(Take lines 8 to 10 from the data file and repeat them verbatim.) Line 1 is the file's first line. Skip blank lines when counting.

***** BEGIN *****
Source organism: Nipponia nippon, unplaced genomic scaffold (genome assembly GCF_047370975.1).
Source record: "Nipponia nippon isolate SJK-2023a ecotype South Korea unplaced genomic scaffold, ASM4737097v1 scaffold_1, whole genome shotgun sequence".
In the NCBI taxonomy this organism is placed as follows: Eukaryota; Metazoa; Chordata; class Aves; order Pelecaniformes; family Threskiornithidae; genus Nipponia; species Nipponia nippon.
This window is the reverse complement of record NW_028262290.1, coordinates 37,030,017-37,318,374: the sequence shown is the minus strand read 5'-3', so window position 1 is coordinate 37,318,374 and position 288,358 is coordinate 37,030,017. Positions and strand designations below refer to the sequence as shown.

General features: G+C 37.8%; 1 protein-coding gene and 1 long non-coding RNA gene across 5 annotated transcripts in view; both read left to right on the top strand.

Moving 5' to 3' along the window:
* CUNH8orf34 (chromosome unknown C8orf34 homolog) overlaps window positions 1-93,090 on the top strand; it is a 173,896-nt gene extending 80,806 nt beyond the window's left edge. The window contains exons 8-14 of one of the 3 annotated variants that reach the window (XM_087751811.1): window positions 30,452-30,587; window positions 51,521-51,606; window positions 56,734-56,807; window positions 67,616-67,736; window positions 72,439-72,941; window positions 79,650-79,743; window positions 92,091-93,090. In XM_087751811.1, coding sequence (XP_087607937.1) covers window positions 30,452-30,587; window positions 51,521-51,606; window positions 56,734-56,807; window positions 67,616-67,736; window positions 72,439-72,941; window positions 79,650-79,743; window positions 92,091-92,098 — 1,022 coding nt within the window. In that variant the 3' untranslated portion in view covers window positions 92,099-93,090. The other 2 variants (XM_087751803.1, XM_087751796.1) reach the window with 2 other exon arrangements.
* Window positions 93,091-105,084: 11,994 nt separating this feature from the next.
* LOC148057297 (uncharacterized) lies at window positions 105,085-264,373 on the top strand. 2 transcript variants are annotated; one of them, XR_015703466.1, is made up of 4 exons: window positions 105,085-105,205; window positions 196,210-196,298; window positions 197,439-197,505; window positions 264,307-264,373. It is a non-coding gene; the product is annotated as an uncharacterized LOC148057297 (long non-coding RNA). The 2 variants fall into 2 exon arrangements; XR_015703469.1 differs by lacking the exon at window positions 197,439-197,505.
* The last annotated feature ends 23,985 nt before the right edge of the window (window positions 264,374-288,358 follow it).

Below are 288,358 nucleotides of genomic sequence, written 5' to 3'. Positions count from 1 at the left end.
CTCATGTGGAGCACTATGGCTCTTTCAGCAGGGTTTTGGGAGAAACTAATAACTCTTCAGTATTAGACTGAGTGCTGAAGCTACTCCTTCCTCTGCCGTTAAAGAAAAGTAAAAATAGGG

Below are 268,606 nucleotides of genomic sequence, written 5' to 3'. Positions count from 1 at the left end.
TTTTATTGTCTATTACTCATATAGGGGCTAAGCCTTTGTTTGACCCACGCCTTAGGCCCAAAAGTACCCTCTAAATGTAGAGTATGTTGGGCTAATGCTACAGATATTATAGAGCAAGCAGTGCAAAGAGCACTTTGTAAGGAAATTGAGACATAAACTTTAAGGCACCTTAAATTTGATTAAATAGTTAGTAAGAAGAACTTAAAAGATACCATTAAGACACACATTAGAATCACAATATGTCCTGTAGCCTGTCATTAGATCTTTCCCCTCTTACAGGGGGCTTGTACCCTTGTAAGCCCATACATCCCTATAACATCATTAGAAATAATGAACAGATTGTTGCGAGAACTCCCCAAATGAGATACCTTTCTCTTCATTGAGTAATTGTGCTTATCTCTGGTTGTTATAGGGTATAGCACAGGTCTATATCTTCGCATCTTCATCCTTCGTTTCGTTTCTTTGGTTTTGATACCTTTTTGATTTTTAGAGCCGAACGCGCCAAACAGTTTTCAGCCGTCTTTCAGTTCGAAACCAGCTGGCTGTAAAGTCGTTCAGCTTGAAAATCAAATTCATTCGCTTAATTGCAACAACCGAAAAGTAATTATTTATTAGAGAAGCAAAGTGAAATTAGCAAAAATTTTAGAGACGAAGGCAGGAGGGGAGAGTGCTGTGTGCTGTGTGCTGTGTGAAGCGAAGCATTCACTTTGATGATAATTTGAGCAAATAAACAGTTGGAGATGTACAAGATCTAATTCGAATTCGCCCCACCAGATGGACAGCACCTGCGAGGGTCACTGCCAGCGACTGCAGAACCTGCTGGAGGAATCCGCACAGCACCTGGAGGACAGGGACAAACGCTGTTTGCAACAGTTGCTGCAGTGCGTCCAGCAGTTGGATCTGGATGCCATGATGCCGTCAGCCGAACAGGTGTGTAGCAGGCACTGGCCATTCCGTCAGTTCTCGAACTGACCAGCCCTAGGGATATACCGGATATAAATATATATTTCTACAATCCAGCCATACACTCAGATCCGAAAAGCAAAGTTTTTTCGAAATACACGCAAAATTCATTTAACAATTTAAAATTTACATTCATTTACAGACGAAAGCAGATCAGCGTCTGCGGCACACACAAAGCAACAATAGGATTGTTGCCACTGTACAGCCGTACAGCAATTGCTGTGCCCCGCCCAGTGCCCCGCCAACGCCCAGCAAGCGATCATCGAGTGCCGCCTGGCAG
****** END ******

* Window positions 93,091-105,084: 11,994 nt separating this feature from the next.
* LOC148057297 (uncharacterized) lies at window positions 105,085-264,373 on the top strand. 2 transcript variants are annotated; one of them, XR_015703466.1, is made up of 4 exons: window positions 105,085-105,205; window positions 196,210-196,298; window positions 197,439-197,505; window positions 264,307-264,373. It is a non-coding gene; the product is annotated as an uncharacterized LOC148057297 (long non-coding RNA). The 2 variants fall into 2 exon arrangements; XR_015703469.1 differs by lacking the exon at window positions 197,439-197,505.
* The last annotated feature ends 23,985 nt before the right edge of the window (window positions 264,374-288,358 follow it).